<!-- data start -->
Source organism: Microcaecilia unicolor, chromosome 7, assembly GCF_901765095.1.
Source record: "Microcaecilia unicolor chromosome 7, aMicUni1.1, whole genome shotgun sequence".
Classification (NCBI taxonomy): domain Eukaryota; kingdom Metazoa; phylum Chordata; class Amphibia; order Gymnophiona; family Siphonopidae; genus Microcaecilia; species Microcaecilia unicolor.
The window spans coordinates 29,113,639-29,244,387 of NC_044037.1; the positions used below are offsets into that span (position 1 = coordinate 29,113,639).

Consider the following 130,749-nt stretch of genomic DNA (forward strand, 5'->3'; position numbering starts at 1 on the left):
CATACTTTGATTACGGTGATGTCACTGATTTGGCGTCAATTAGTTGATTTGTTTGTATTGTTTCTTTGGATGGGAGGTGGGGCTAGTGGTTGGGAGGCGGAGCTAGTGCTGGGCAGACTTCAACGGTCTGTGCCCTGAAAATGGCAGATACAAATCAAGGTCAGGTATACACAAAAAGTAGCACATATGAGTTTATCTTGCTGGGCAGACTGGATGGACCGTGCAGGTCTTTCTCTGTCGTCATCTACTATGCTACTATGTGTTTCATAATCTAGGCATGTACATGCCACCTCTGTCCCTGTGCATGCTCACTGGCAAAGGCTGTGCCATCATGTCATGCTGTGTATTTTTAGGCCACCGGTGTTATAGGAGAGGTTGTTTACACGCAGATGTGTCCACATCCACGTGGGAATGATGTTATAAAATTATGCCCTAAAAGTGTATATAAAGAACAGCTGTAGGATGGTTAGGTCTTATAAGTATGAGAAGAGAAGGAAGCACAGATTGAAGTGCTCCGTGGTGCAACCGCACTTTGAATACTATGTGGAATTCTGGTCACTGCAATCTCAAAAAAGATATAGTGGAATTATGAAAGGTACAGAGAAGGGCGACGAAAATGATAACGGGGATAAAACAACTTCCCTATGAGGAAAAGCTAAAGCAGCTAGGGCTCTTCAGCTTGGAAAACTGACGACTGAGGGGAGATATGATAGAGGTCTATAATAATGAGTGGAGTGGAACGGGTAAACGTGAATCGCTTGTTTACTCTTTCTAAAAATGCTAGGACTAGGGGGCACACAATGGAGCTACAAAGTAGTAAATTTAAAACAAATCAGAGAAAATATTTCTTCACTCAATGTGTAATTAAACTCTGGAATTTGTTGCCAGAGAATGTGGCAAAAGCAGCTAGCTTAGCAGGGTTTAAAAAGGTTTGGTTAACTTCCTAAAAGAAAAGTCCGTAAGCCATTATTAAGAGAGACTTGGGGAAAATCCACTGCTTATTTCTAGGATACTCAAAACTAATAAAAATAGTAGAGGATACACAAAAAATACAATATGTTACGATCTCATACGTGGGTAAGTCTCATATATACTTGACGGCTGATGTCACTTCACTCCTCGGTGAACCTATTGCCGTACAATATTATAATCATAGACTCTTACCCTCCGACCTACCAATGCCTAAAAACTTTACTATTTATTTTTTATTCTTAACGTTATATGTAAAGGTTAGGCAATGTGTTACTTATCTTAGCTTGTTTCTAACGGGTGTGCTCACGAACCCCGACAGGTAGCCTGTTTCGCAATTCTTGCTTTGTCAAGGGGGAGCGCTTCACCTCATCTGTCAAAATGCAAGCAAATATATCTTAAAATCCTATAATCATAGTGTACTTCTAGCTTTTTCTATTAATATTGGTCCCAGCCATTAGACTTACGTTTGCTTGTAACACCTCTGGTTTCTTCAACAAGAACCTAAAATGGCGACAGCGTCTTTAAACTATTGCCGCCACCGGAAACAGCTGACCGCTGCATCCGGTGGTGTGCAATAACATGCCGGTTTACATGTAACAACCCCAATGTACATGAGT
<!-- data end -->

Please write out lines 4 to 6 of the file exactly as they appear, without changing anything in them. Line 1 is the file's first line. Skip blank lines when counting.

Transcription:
The window spans coordinates 29,113,639-29,244,387 of NC_044037.1; the positions used below are offsets into that span (position 1 = coordinate 29,113,639).

Consider the following 130,749-nt stretch of genomic DNA (forward strand, 5'->3'; position numbering starts at 1 on the left):
CATACTTTGATTACGGTGATGTCACTGATTTGGCGTCAATTAGTTGATTTGTTTGTATTGTTTCTTTGGATGGGAGGTGGGGCTAGTGGTTGGGAGGCGGAGCTAGTGCTGGGCAGACTTCAACGGTCTGTGCCCTGAAAATGGCAGATACAAATCAAGGTCAGGTATACACAAAAAGTAGCACATATGAGTTTATCTTGCTGGGCAGACTGGATGGACCGTGCAGGTCTTTCTCTGTCGTCATCTACTATGCTACTATGTGTTTCATAATCTAGGCATGTACATGCCACCTCTGTCCCTGTGCATGCTCACTGGCAAAGGCTGTGCCATCATGTCATGCTGTGTATTTTTAGGCCACCGGTGTTATAGGAGAGGTTGTTTACACGCAGATGTGTCCACATCCACGTGGGAATGATGTTATAAAATTATGCCCTAAAAGTGTATATAAAGAACAGCTGTAGGATGGTTAGGTCTTATAAGTATGAGAAGAGAAGGAAGCACAGATTGAAGTGCTCCGTGGTGCAACCGCACTTTGAATACTATGTGGAATTCTGGTCACTGCAATCTCAAAAAAGATATAGTGGAATTATGAAAGGTACAGAGAAGGGCGACGAAAATGATAACGGGGATAAAACAACTTCCCTATGAGGAAAAGCTAAAGCAGCTAGGGCTCTTCAGCTTGGAAAACTGACGACTGAGGGGAGATATGATAGAGGTCTATAATAATGAGTGGAGTGGAACGGGTAAACGTGAATCGCTTGTTTACTCTTTCTAAAAATGCTAGGACTAGGGGGCACACAATGGAGCTACAAAGTAGTAAATTTAAAACAAATCAGAGAAAATATTTCTTCACTCAATGTGTAATTAAACTCTGGAATTTGTTGCCAGAGAATGTGGCAAAAGCAGCTAGCTTAGCAGGGTTTAAAAAGGTTTGGTTAACTTCCTAAAAGAAAAGTCCGTAAGCCATTATTAAGAGAGACTTGGGGAAAATCCACTGCTTATTTCTAGGATACTCAAAACTAATAAAAATAGTAGAGGATACACAAAAAATACAATATGTTACGATCTCATACGTGGGTAAGTCTCATATATACTTGACGGCTGATGTCACTTCACTCCTCGGTGAACCTATTGCCGTACAATATTATAATCATAGACTCTTACCCTCCGACCTACCAATGCCTAAAAACTTTACTATTTATTTTTTATTCTTAACGTTATATGTAAAGGTTAGGCAATGTGTTACTTATCTTAGCTTGTTTCTAACGGGTGTGCTCACGAACCCCGACAGGTAGCCTGTTTCGCAATTCTTGCTTTGTCAAGGGGGAGCGCTTCACCTCATCTGTCAAAATGCAAGCAAATATATCTTAAAATCCTATAATCATAGTGTACTTCTAGCTTTTTCTATTAATATTGGTCCCAGCCATTAGACTTACGTTTGCTTGTAACACCTCTGGTTTCTTCAACAAGAACCTAAAATGGCGACAGCGTCTTTAAACTATTGCCGCCACCGGAAACAGCTGACCGCTGCATCCGGTGGTGTGCAATAACATGCCGGTTTACATGTAACAACCCCAATGTACATGAGT